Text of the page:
Inclusion is a pressing concern for many players, and backlash comes from a minority
It turns out that inclusion isn’t just nice to have in game. In fact, a majority (56%) of players say it’s important to them that games are inclusive. These players also say that they are more likely to play games that get inclusion right. When asked if they would play a game with features such as customization for females and diverse ethnic backgrounds, diverse storytelling from different perspectives, and accessibility to those with special needs, roughly 45% of players report being even more likely to play that game.
While backlash against efforts to be inclusive in gaming can seem loud at times, it comes from a minority of players. Only 7% of players report being less likely to play a game if it contains inclusive features.
These findings should validate and encourage game developers to incorporate inclusive content in their games. This could be in the form of customization features that represent all genders, ethnicities, and identities, storytelling from different points of views, or more granular control settings to accommodate players with special needs.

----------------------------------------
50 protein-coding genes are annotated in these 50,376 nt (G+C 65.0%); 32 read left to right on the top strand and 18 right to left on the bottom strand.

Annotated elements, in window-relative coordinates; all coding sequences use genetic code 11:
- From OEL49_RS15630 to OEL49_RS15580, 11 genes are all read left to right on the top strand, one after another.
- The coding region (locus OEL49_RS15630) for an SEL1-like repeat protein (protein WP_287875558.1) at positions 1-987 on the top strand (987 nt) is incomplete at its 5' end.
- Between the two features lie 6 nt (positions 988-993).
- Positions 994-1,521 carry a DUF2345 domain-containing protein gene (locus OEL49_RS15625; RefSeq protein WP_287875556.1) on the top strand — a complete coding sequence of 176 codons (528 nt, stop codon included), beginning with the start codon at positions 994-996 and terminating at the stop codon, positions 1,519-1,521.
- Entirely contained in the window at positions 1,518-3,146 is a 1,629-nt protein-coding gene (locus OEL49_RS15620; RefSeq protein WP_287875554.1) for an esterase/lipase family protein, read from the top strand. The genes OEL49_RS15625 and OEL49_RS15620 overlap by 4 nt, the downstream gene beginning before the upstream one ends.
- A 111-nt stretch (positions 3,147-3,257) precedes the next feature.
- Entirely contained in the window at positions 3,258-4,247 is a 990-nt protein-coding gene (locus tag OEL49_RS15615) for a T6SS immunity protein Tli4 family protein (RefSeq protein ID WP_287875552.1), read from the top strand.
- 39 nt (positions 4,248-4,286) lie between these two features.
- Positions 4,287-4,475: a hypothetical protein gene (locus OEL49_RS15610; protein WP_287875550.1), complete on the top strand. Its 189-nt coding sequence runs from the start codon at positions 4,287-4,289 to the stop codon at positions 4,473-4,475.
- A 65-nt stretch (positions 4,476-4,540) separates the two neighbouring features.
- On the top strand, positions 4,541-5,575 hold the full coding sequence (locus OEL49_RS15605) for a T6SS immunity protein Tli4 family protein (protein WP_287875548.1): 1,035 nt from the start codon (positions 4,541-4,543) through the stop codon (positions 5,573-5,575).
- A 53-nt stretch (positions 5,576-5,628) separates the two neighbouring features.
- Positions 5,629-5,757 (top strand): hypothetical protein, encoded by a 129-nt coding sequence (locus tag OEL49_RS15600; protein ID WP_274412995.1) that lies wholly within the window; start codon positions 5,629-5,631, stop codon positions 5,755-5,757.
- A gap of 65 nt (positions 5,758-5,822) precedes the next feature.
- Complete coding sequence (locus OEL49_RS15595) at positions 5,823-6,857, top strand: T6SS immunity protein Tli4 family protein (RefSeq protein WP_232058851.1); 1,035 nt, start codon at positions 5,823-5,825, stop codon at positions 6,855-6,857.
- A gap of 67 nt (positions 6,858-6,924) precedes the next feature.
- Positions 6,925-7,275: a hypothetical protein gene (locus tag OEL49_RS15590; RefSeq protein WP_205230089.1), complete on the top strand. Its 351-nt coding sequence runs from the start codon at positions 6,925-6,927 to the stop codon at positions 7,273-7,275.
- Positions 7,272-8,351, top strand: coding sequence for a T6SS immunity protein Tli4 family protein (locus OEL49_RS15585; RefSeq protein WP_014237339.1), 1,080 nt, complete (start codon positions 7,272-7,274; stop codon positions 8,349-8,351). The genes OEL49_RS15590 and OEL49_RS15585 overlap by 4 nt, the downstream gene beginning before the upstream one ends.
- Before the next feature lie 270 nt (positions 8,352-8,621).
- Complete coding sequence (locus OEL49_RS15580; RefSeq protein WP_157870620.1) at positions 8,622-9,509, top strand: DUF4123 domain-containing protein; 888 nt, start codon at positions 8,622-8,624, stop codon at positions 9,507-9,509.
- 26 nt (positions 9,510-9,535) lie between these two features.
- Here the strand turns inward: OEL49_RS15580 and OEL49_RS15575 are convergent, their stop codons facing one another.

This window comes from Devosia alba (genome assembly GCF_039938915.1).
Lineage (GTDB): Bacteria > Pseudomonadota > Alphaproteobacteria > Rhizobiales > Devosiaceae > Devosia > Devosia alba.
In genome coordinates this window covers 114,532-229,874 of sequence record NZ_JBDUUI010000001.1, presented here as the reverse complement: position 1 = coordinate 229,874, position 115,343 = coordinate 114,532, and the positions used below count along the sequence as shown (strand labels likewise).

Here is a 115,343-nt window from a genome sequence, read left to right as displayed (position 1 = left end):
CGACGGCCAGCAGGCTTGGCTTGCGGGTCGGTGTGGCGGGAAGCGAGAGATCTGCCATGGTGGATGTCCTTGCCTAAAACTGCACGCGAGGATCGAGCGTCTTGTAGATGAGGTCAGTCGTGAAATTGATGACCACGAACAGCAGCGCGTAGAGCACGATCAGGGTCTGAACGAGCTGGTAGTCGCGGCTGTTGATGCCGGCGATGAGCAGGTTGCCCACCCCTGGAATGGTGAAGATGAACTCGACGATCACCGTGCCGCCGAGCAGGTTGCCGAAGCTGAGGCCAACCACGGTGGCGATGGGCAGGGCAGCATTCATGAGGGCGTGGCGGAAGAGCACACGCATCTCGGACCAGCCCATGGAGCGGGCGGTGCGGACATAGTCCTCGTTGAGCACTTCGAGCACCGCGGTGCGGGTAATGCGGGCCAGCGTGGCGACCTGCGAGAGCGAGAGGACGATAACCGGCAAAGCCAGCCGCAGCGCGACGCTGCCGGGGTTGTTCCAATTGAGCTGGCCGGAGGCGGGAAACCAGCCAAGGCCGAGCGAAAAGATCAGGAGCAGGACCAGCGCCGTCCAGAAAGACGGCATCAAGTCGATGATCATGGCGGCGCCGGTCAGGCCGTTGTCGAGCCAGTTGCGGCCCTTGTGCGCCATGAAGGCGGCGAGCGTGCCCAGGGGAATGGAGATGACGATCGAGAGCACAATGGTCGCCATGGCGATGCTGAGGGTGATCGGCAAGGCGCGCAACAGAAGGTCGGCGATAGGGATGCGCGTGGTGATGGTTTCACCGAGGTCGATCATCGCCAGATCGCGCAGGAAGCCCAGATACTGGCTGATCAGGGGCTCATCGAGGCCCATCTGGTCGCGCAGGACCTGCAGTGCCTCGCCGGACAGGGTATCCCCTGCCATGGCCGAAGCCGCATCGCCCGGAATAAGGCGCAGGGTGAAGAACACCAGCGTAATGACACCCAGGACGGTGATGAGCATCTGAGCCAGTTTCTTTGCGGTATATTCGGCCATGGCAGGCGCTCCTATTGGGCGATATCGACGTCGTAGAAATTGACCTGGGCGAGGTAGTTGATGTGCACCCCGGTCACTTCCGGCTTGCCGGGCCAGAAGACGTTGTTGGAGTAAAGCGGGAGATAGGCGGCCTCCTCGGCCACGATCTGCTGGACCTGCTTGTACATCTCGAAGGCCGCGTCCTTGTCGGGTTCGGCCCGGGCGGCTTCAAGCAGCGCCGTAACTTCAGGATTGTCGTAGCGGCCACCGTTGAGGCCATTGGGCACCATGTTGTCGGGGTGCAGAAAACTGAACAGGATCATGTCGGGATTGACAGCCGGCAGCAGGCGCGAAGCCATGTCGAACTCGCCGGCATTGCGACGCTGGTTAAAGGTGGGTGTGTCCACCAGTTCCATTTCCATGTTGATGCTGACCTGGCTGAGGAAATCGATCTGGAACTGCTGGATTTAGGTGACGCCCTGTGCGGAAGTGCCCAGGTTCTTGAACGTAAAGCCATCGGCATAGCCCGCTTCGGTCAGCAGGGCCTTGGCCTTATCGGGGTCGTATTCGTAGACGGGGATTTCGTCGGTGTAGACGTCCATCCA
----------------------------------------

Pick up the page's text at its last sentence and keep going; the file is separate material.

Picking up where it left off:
Representation is getting better in the industry, but needs to be authentic
The good news is that our research shows over half of players report seeing more diverse audiences represented in video games within the past two years. In their own words (before inclusion was defined), they mention features such as:
- More options in character customization to help people feel unique, such as adding quirks and physical nuances to characters’ teeth or being able to create characters who look biracial
- Ability to create and play characters with LGBT identities
- Diverse storytelling, especially with multicultural sets of characters
- More females as main characters or in pivotal roles